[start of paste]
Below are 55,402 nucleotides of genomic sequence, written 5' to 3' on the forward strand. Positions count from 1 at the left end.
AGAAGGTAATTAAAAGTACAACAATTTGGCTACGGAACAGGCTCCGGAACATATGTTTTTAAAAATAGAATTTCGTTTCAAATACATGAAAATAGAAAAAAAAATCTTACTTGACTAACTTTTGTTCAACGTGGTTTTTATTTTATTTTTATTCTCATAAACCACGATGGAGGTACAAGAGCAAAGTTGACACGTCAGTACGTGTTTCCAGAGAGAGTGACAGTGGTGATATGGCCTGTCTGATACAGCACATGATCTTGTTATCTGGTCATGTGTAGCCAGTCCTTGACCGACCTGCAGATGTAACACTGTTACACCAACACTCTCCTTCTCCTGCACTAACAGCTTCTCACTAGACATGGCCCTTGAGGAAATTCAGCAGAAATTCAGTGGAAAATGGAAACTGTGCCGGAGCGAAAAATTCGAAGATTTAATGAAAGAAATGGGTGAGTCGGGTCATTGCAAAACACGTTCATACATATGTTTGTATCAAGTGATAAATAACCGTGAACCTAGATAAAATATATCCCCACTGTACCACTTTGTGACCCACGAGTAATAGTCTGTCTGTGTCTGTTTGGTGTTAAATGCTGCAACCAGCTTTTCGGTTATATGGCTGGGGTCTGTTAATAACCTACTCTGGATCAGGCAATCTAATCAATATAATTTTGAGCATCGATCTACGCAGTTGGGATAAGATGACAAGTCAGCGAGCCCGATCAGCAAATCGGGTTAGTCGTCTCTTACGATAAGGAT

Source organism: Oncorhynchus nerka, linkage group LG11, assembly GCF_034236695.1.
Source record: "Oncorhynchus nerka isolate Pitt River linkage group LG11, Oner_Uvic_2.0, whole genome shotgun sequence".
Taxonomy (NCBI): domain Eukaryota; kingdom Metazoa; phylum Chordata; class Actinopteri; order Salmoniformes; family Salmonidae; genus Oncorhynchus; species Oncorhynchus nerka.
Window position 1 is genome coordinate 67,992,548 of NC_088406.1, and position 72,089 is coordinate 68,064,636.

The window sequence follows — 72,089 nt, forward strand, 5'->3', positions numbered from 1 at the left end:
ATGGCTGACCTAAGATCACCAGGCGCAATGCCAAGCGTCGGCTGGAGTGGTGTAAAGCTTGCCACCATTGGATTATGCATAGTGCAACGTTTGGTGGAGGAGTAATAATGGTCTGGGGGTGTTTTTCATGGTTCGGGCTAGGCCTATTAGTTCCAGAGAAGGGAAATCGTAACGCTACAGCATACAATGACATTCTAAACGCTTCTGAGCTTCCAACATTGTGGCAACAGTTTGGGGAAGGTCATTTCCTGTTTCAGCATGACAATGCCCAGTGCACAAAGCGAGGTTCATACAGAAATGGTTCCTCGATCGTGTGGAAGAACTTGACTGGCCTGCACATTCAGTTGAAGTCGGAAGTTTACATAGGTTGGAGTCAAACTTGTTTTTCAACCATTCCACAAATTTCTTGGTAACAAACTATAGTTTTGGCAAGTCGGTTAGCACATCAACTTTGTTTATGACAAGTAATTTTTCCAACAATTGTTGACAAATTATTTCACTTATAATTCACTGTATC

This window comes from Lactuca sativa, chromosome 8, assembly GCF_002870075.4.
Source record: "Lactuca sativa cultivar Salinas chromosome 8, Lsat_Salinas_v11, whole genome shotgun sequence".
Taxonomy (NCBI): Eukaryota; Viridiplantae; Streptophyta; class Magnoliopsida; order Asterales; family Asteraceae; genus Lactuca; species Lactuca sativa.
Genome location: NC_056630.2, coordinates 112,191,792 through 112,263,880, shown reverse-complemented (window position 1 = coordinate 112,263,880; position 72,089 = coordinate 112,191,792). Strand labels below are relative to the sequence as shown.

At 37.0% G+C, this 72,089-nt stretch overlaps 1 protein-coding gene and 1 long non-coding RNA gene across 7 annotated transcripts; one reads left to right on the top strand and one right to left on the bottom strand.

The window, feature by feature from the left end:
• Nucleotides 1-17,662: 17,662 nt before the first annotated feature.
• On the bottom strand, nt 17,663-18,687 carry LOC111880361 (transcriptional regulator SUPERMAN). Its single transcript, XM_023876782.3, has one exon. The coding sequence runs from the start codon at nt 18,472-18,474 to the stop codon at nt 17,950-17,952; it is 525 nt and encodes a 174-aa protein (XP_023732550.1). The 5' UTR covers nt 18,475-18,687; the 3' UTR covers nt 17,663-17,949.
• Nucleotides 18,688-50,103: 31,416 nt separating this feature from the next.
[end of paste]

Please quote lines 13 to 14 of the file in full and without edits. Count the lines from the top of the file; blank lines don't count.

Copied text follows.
At 37.0% G+C, this 72,089-nt stretch overlaps 1 protein-coding gene and 1 long non-coding RNA gene across 7 annotated transcripts; one reads left to right on the top strand and one right to left on the bottom strand.

The window, feature by feature from the left end: